Mike Johnston has yet to record a game in the NHL as a head coach, but he does have experience in head coaching. His first head coaching position was in the college ranks when he coached New Brunswick for five seasons (1989-’94). After being hired by the Canadian men’s team in 1994 as an associate coach, he took the head coaching job in 1998 for a season. He departed Team Canada for an assistant position with the Vancouver Canucks, followed by being an associate coach of the Los Angeles Kings. His most recent position is with the Portland Winterhawks (WHL), from 2008 until last season as coach & GM.

His first season witnessed the Winterhawks going 19-48-3-2, second to last in the league. The following season, Johnston’s Winterhawks (44-25-2-1) finished fourth in a competitive division for fifth in the conference, losing in the second round of the playoffs. In his third season, his team led the conference at 50-19-0-3 for third in the league. The Hawks made it all the way to the finals before losing to Kootenay. In 2011-’12, his team again made it to the finals, losing a deciding game seven.

Of course, the year the Winterhawks finally won their championship, Johnston was suspended for recruiting violations. As his violations were more connected to his GM position in a junior league, I don’t predict that he will have similar problems in Pittsburgh. He has proven that he can make rapid growth in only the course of one season, which may be exactly what the Pens need to cross the bridge between strong & elite.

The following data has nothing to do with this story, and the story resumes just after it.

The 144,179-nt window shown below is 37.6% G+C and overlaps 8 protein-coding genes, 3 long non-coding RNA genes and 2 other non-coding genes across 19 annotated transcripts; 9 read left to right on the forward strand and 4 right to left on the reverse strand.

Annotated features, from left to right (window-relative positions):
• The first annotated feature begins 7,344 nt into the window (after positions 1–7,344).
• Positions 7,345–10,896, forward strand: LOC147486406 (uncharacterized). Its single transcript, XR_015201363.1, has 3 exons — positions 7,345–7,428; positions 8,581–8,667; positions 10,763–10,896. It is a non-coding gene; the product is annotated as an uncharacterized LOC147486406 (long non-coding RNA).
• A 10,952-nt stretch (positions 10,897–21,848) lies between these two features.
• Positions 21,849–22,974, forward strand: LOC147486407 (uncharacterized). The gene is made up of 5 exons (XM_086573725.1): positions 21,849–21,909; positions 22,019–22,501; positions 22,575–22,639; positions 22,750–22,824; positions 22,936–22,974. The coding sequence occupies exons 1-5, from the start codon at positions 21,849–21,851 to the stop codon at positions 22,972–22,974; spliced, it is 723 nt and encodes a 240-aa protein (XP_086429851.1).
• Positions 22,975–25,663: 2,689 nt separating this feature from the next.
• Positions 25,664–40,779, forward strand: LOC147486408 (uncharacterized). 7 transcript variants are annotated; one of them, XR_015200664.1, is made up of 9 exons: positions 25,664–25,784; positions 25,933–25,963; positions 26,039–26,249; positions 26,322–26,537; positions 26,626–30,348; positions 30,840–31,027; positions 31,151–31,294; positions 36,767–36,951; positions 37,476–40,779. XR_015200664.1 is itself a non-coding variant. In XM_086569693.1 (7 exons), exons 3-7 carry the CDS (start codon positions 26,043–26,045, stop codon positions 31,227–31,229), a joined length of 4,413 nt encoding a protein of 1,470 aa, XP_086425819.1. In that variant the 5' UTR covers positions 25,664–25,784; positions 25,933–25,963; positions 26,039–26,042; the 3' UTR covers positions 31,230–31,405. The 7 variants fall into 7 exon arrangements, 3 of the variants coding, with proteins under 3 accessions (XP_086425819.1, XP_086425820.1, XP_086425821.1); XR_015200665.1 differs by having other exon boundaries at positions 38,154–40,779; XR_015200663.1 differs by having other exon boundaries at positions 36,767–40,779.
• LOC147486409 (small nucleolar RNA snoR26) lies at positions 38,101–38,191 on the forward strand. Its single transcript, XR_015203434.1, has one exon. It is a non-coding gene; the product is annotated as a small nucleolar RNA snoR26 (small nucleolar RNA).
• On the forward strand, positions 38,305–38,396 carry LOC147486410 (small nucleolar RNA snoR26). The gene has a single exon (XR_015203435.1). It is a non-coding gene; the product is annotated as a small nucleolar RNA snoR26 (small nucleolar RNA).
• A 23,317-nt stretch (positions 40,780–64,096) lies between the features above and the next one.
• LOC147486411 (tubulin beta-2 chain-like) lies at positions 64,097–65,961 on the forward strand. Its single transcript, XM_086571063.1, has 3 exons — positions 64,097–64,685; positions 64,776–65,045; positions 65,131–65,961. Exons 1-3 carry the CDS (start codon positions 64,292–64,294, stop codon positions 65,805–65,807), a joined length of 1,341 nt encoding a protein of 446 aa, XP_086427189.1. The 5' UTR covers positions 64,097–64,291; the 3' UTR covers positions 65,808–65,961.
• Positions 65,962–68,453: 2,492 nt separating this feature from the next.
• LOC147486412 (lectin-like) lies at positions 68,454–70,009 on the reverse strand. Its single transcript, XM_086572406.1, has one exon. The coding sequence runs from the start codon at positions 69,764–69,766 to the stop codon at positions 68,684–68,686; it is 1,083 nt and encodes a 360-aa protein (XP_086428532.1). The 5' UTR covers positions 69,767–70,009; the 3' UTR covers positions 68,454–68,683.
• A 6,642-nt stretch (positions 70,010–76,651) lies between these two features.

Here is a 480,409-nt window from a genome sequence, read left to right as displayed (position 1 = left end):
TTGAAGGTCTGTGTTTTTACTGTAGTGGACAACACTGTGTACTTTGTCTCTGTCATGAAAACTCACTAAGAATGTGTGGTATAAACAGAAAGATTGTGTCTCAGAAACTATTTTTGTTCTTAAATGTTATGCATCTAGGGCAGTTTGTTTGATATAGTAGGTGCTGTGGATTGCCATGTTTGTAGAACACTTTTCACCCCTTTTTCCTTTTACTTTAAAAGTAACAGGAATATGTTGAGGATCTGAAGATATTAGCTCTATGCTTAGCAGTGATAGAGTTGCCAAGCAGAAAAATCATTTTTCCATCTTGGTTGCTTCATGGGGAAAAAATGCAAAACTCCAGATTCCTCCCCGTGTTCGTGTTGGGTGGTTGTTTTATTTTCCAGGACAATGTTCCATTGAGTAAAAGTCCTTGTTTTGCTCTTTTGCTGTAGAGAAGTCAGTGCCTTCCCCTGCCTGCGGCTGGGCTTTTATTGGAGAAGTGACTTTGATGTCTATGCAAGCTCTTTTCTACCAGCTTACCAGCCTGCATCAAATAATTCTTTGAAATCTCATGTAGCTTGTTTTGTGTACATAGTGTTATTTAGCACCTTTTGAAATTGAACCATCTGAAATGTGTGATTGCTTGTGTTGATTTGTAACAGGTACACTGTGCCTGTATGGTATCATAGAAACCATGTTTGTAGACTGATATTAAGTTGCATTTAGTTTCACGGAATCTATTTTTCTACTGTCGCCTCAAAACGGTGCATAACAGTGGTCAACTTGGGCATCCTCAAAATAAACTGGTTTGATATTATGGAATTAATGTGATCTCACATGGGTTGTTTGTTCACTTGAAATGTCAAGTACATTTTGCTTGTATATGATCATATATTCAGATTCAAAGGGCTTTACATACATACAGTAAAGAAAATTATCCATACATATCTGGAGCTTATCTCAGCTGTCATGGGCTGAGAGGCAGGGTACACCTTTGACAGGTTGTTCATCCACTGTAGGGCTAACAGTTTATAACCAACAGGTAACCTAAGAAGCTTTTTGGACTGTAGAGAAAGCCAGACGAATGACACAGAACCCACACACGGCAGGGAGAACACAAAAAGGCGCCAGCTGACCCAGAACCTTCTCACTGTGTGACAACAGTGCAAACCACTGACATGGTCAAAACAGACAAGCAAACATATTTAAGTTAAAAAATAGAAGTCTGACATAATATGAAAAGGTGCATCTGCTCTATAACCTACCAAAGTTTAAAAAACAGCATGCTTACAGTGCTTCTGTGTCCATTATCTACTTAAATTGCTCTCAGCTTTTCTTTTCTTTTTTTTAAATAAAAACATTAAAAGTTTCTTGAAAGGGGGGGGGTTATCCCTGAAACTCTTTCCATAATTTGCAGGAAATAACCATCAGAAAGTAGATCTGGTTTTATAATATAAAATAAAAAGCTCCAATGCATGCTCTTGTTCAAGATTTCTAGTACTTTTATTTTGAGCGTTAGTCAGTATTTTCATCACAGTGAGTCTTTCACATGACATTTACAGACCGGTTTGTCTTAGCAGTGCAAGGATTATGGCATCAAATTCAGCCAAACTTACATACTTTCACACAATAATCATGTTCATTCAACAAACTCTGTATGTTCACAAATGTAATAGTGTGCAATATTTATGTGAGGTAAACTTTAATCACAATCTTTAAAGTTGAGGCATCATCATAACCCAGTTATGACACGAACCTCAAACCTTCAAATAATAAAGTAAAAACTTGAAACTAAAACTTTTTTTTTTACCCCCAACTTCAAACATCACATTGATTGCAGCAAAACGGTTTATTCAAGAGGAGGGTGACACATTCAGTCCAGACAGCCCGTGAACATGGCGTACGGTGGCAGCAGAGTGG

Jim Rutherford is an ex-goalie (potential influence on future goalie signings, either this season or the near future?), playing for Pittsburgh from 1971 until traded to Detroit in the middle of January 1974. For the past 20 years, he has been the General Manager of the Hartford Whalers/Carolina Hurricanes franchise, winning a division championship in 1998-’99, 2001-’02, & 2005-’06, a conference championship in 2001-’02 & 2005-’06, & winning the franchise’s only Stanley Cup in the 2005-’06 season. So far with the Penguins, he has signed six free agents & traded James Neal to the Nashville Predators for Patric Hornqvist & Nick Spaling.